Today’s story about a law student bound for prison has me thinking about how regular people become criminals. The story of Marc Gersen is the kind of thing books are made of; it’s big and bold and colorful.
But on the smaller scale, people are pushed into unethical decisions all the time, and it rarely comes with the stark choices of, “Should I, or should I NOT, start a meth ring?” People, especially the kind of risk-averse people who end up in law school, don’t make one big decision to “become a criminal.” It’s a bunch of little decisions that incrementally take you from “normal, law-abiding citizen” to “bad actor.”
Today, we got an email from a person who is thinking about making an unethical choice out of desperation for a job. Why don’t you read her dilemma for yourself and tell her what you think she should do….
A reader sent us an email and asked if the ATL audience could weigh in on her career decision. This jobless recent graduate has an offer from an attorney who is allegedly unethical. Here’s how she describes her potential employer:
Negative reviews are everywhere saying his firm is a scam and he is a rip-off. This guy is being sued for stealing clients money. The gov’t issued a search warrant and confiscated his computers and clients’ files last year. I don’t know the result of this investigation.
The state bar also initiated the disciplinary proceeding for violating 29 counts of state business and professions code. They are recently discharged. He filed ch.7 to get rid of his debts and recently established a P.C. His ex-employee told me he was not a scrupulous guy and she did not want to get involved with him again. He has a very bad reputation in town. (But I live in a very big city, so I assume it may not be that fatal.)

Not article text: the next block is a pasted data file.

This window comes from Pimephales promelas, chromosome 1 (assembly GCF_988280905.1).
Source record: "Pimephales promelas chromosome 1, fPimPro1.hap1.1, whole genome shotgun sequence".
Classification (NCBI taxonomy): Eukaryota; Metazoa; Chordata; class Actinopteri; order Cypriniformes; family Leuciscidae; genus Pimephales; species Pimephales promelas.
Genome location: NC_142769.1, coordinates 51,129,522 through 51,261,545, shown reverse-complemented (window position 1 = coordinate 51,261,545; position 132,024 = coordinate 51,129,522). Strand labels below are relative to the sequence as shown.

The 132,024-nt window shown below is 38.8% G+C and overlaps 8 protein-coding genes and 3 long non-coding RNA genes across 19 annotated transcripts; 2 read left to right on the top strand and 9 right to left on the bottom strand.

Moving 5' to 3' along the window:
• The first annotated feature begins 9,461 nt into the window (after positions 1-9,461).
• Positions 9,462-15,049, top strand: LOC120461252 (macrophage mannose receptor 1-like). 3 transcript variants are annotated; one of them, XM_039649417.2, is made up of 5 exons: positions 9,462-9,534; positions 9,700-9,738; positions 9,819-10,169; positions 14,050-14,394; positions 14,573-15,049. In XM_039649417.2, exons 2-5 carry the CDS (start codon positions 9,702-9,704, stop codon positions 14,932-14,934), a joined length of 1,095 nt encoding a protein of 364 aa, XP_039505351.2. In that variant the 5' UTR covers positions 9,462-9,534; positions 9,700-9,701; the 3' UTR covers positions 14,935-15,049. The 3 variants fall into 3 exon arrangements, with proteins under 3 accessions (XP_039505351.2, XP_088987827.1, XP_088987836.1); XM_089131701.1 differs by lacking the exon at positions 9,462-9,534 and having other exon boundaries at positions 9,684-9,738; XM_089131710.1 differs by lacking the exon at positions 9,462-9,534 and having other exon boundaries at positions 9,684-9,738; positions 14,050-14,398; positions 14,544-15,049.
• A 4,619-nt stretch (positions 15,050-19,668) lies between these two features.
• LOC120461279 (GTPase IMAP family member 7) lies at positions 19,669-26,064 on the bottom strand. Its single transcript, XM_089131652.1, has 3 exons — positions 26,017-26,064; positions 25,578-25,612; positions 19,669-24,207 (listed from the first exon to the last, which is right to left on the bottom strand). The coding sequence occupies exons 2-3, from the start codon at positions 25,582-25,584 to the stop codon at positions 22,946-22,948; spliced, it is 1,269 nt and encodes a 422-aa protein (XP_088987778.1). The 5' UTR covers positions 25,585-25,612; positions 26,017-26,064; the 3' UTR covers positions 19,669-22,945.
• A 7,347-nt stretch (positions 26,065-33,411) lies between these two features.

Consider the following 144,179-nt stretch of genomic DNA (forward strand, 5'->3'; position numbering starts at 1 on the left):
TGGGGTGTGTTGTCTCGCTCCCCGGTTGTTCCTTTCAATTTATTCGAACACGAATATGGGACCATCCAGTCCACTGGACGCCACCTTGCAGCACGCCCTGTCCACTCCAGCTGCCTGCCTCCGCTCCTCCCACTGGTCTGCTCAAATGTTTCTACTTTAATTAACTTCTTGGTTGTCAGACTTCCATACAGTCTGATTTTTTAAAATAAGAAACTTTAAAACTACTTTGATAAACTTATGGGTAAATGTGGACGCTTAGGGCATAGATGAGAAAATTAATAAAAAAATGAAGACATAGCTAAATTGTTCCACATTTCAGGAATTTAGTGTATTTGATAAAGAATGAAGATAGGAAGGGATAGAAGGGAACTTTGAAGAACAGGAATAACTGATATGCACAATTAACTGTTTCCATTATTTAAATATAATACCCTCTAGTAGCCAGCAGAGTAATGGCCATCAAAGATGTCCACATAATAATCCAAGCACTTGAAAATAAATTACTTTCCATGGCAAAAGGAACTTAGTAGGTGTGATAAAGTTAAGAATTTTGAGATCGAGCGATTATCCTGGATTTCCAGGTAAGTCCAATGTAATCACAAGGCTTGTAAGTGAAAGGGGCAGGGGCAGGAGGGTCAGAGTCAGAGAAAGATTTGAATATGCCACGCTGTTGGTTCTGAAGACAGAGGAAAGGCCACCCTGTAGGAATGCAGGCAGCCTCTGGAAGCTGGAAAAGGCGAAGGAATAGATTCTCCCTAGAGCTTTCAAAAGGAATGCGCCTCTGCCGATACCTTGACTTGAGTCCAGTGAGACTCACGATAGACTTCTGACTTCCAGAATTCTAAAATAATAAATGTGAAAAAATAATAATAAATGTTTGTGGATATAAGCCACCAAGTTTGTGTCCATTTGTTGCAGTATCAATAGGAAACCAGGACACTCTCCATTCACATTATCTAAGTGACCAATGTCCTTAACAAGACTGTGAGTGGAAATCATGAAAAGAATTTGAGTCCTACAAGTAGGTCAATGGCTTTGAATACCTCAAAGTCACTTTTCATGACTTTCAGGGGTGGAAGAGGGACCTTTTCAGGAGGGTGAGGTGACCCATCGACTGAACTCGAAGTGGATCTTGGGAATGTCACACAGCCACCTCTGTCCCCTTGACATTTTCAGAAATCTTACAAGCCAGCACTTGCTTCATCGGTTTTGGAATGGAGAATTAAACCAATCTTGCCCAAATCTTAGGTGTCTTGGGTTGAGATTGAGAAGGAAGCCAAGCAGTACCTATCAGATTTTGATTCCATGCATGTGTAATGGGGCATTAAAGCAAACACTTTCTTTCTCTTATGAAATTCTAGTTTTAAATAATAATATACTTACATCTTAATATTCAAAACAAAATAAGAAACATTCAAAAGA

She says that under normal circumstances, she would turn down the offer. But, she has no job and has bills to pay. Thus, her question to our readers:
So here is my question…
Is this really bad for an entry-level lawyer to work for an (arguably) bad lawyer? Is it an absolute NO? Which one is more important: get some experience or working at a right/good firm?
To put it another way, which one is worse: having no experience or working at a bad firm? I keep searching job postings and there is no opening for entry-level. Everyone looks for experienced lawyers. So I get the impression that no experience is the worst.
I don’t know what to do with this offer. Feels not right to accept this offer but cannot just forgo. So give me some advice — should I accept his offer?
This is how it starts. If she’s so desperate to get the job that she’s willing to work with a disreputable attorney, what is she going to be willing to do in order to keep it?
Young lawyers need to remember that generating clients has a lot to do with one’s reputation. It’s really not worth the risk of sullying your own long-term reputation for the short-term cash. It’d be better to work at McDonald’s while taking on clients for free than drawing a paycheck signed by a guy nobody respects or trusts.
What do you guys think? Should this woman do what she has to do to pay some bills, or are some offers not worth the reputational risk?